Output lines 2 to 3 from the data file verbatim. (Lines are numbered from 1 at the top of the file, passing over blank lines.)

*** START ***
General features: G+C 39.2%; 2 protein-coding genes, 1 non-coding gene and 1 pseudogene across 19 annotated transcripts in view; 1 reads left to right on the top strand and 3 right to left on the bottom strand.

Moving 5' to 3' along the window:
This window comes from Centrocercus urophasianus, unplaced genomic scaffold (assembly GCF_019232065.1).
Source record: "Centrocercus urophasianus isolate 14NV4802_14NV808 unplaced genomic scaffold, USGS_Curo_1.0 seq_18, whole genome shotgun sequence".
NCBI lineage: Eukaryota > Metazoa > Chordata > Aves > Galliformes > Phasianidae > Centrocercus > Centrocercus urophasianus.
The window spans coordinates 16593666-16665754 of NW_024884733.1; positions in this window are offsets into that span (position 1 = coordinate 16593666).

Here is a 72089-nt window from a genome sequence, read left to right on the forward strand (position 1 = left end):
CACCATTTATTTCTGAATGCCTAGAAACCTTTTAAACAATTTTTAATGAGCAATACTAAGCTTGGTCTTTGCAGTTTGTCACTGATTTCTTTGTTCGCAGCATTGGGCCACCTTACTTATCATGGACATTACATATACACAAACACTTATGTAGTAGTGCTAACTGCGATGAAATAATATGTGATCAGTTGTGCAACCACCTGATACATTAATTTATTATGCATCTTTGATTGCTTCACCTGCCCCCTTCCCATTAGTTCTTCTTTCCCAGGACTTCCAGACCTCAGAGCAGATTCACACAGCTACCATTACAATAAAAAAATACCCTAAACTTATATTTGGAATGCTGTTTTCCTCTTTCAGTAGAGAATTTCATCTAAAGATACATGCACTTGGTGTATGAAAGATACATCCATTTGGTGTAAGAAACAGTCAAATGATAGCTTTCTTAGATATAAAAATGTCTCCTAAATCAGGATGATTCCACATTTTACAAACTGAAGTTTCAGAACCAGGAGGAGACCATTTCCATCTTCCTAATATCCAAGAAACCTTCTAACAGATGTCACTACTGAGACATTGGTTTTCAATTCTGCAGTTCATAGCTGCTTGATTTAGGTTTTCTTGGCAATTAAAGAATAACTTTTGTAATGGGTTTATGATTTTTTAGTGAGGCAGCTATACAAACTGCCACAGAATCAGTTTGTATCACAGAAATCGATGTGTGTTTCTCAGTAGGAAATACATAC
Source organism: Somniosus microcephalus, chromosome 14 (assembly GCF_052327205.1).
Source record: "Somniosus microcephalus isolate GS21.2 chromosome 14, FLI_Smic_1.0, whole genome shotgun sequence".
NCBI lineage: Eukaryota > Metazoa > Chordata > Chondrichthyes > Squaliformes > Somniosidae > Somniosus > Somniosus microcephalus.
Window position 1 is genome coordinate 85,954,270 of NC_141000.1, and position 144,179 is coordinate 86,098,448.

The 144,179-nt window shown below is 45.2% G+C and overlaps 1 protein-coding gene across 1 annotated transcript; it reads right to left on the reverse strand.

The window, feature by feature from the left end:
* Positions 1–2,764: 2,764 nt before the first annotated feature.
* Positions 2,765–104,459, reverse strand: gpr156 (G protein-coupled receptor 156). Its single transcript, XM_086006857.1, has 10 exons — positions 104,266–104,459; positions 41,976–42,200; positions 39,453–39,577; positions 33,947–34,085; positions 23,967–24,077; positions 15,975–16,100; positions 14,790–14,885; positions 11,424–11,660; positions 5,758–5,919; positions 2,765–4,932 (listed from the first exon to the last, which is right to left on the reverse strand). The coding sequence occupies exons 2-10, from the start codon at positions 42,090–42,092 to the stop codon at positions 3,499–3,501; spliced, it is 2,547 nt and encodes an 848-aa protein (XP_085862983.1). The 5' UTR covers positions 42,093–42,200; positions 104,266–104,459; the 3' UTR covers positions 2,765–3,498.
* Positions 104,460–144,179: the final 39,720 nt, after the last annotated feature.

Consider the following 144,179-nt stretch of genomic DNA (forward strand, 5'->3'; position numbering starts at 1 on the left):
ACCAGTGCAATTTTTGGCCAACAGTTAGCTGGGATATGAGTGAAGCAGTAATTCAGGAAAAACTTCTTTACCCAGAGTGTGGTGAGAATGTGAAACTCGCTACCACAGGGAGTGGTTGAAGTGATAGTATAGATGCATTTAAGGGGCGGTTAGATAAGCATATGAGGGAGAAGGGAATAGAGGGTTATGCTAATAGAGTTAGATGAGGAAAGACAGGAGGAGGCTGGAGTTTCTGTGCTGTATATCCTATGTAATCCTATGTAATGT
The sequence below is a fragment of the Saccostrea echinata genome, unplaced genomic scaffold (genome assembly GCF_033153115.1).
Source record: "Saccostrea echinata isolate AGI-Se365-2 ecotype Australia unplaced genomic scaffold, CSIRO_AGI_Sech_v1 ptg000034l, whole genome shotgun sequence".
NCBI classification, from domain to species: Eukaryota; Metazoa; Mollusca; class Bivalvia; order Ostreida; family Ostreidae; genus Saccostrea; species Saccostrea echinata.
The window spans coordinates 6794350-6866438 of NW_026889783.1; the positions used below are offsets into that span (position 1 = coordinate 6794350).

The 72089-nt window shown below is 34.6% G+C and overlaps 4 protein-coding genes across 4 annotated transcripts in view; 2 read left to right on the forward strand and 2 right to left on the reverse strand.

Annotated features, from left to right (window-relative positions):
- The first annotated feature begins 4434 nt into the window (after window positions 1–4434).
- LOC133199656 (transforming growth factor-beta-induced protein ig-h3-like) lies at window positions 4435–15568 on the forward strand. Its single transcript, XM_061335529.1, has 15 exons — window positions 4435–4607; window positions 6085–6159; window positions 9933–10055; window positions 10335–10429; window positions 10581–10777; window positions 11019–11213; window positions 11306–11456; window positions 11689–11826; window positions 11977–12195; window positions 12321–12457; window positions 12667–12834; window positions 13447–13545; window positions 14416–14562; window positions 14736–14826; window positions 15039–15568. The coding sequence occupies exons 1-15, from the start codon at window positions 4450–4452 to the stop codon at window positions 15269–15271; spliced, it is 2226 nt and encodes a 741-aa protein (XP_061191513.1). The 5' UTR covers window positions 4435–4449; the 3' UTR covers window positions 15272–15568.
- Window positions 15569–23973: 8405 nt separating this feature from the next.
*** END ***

Moving 5' to 3' along the window:
This window comes from Centrocercus urophasianus, unplaced genomic scaffold (assembly GCF_019232065.1).